Full story at MIT SHASS News

                                                                                                 MIT Concourse students 


                    “Concourse offered me the opportunity to explore 
                    the broader significance of the technical knowledge 
                    I am learning at MIT.” 

                                   — Jean Xin ’14, brain and cognitive sciences major



Celebrating the Golden Anniversary of MIT Jazz
50 years ago, the legendary jazz trumpeter Herb Pomeroy joined the MIT Music Program and brought the MIT Festival Jazz Ensemble to national prominence. The 2012-2013 concert season will celebrate Pomeroy and others to mark the anniversary of formal jazz performance and study at MIT. 
More at MIT Music 

Mark Harvey's Aardvark Jazz Orchestra releases 40th anniversary recording
The Aardvark Jazz Orchestra celebrates its 40th season with the release of a new CD, "Evocations," featuring original works by founder/music director Mark Harvey, of the MIT Music section. Downbeat Magazine says, "Aardvark Jazz Orchestra welcomed decade No. 5... in sleek form, belting crisp ensembles and uproarious, semi-disciplined raves."
Mark Harvey webpage  | Tribute article at Downbeat Magazine 




Collected Media Clips 
MIT SHASS in the national and international media 

"I Didn’t Write That" | Op-Ed by David Kaiser, MIT Professor of the History of Science
"The essay, which has been promoted on blogs across the Internet, is attributed to a person named David Kaiser. As it happens, my name is David Kaiser. We are not the same person." 
Op-Ed at The New York Times

How E-Literature Revolutionizes Fiction | Interview with Nick Montfort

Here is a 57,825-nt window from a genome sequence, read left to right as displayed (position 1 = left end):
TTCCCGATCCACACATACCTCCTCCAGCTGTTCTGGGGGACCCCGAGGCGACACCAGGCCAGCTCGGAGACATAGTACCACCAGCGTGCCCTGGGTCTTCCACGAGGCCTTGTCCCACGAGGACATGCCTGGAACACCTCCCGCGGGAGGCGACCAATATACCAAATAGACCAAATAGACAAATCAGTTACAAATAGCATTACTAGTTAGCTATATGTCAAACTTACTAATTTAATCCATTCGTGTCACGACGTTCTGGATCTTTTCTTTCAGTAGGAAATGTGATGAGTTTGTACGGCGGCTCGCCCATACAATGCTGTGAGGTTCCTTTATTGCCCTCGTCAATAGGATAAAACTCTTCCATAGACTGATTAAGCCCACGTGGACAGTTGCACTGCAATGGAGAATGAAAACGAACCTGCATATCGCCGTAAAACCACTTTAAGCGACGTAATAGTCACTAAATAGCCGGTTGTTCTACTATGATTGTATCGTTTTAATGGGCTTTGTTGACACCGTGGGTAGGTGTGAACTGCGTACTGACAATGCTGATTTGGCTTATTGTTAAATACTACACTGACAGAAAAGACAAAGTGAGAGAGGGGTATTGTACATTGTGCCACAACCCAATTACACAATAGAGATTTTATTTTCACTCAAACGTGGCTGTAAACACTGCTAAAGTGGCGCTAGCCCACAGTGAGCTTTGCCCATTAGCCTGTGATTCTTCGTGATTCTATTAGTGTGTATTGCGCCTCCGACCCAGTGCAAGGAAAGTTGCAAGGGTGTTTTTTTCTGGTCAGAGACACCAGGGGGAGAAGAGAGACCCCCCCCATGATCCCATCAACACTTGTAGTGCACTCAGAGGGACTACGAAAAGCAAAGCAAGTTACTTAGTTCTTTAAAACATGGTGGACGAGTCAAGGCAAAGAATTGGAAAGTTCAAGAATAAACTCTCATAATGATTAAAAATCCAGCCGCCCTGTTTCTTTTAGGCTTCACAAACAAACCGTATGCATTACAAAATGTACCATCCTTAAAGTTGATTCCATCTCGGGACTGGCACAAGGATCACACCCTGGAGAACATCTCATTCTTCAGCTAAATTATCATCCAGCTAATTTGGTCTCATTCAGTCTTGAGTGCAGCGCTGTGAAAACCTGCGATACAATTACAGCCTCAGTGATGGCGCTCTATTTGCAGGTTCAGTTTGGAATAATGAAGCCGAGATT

The Electronic Literature Organization, currently headed by Montfort, was founded in 1999 "to foster and promote the reading, writing, teaching, and understanding of literature as it develops and persists in a changing digital environment." The Huffington Post recently interviewed Montfort about the origins of e-Lit and its evolution over the last few decades. 
Interview at The Huffington Post


Installation view of Noah Wardrip-Fruin's "Screen" from the Second Electronic Literature Collection


Apply Fall 2012
Kelly Douglas Teaching and Research Support | For SHASS Faculty 
The Fund will accept applications for IAP 2013 in the Fall of 2012. 
Learn More + Apply 

Apply by December 1, 2012
2013 Burchard Scholars Program | For MIT sophomores and juniors 
The Burchard Scholars Program brings together distinguished members of the faculty and promising MIT sophomores and juniors who have demonstrated excellence in some aspect of the humanities, arts, or social sciences. The format is a series of dinner-seminars with discussions on current research topics. All sophomores and juniors in good standing are eligible to apply.   
More + Application

Nominate by December 14 
Levitan Award for Excellence in Teaching  
Students, you can help reward a great professor, instructor, or teaching assistant in the School of Humanities, Arts, and Social Sciences.  Send a simple email nomination for the Levitan Award for Excellence in Teaching. 
More information

Apply by December 18
Palitz Fellowship for Summer Study in the Hague | For MIT Undergraduates
 The 6-month term as a Palitz Fellow includes the Spring semester in preparation with a faculty supervisor, followed by summer study in The Hague. Areas of study can include any aspect of culture, art, or history in the Dutch and Flemish Golden Age, for example: history of science, horticulture, or cartography; the art market; economic history; or the technologies of print making and book production.
Learn More + Apply


Center: Mauritshuis, Royal Picture Gallery; The Hague; the Netherlands



Forthcoming Events



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Great Ideas Exhibit 
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from the MIT Listening Room
Chromatic Fantasy and Fugue in D Minor
J.S. Bach, performed by Emerson Scholar, Terence Hsu '13, piano